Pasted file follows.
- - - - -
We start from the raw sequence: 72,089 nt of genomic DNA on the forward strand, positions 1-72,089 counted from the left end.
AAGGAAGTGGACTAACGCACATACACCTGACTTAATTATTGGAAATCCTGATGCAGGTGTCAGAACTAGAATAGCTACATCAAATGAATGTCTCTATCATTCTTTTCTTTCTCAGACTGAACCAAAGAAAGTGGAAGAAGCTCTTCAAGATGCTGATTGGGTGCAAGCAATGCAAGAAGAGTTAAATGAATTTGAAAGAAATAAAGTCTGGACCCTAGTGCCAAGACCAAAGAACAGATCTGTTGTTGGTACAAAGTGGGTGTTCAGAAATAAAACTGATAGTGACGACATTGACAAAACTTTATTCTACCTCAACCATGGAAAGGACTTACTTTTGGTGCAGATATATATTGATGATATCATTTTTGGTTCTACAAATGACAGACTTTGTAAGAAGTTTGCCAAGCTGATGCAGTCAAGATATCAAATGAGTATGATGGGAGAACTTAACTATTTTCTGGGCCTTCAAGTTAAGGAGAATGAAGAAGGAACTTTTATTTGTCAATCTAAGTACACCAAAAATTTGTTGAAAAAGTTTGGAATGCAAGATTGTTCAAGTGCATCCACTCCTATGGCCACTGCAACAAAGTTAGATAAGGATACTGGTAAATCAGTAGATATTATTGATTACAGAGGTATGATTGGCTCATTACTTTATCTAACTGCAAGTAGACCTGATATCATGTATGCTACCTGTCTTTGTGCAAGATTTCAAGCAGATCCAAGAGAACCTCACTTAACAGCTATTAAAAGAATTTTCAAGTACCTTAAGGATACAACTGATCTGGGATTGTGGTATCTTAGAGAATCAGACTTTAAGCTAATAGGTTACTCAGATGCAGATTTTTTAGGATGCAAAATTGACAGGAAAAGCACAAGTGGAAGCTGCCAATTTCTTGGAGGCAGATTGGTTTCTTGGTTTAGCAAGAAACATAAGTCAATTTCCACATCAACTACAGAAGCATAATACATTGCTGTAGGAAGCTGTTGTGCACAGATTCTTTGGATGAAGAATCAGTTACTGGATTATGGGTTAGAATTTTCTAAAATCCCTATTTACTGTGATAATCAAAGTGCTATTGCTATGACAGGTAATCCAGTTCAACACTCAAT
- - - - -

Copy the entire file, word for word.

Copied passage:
We start from the raw sequence: 72,089 nt of genomic DNA on the forward strand, positions 1-72,089 counted from the left end.
AAGGAAGTGGACTAACGCACATACACCTGACTTAATTATTGGAAATCCTGATGCAGGTGTCAGAACTAGAATAGCTACATCAAATGAATGTCTCTATCATTCTTTTCTTTCTCAGACTGAACCAAAGAAAGTGGAAGAAGCTCTTCAAGATGCTGATTGGGTGCAAGCAATGCAAGAAGAGTTAAATGAATTTGAAAGAAATAAAGTCTGGACCCTAGTGCCAAGACCAAAGAACAGATCTGTTGTTGGTACAAAGTGGGTGTTCAGAAATAAAACTGATAGTGACGACATTGACAAAACTTTATTCTACCTCAACCATGGAAAGGACTTACTTTTGGTGCAGATATATATTGATGATATCATTTTTGGTTCTACAAATGACAGACTTTGTAAGAAGTTTGCCAAGCTGATGCAGTCAAGATATCAAATGAGTATGATGGGAGAACTTAACTATTTTCTGGGCCTTCAAGTTAAGGAGAATGAAGAAGGAACTTTTATTTGTCAATCTAAGTACACCAAAAATTTGTTGAAAAAGTTTGGAATGCAAGATTGTTCAAGTGCATCCACTCCTATGGCCACTGCAACAAAGTTAGATAAGGATACTGGTAAATCAGTAGATATTATTGATTACAGAGGTATGATTGGCTCATTACTTTATCTAACTGCAAGTAGACCTGATATCATGTATGCTACCTGTCTTTGTGCAAGATTTCAAGCAGATCCAAGAGAACCTCACTTAACAGCTATTAAAAGAATTTTCAAGTACCTTAAGGATACAACTGATCTGGGATTGTGGTATCTTAGAGAATCAGACTTTAAGCTAATAGGTTACTCAGATGCAGATTTTTTAGGATGCAAAATTGACAGGAAAAGCACAAGTGGAAGCTGCCAATTTCTTGGAGGCAGATTGGTTTCTTGGTTTAGCAAGAAACATAAGTCAATTTCCACATCAACTACAGAAGCATAATACATTGCTGTAGGAAGCTGTTGTGCACAGATTCTTTGGATGAAGAATCAGTTACTGGATTATGGGTTAGAATTTTCTAAAATCCCTATTTACTGTGATAATCAAAGTGCTATTGCTATGACAGGTAATCCAGTTCAACACTCAAT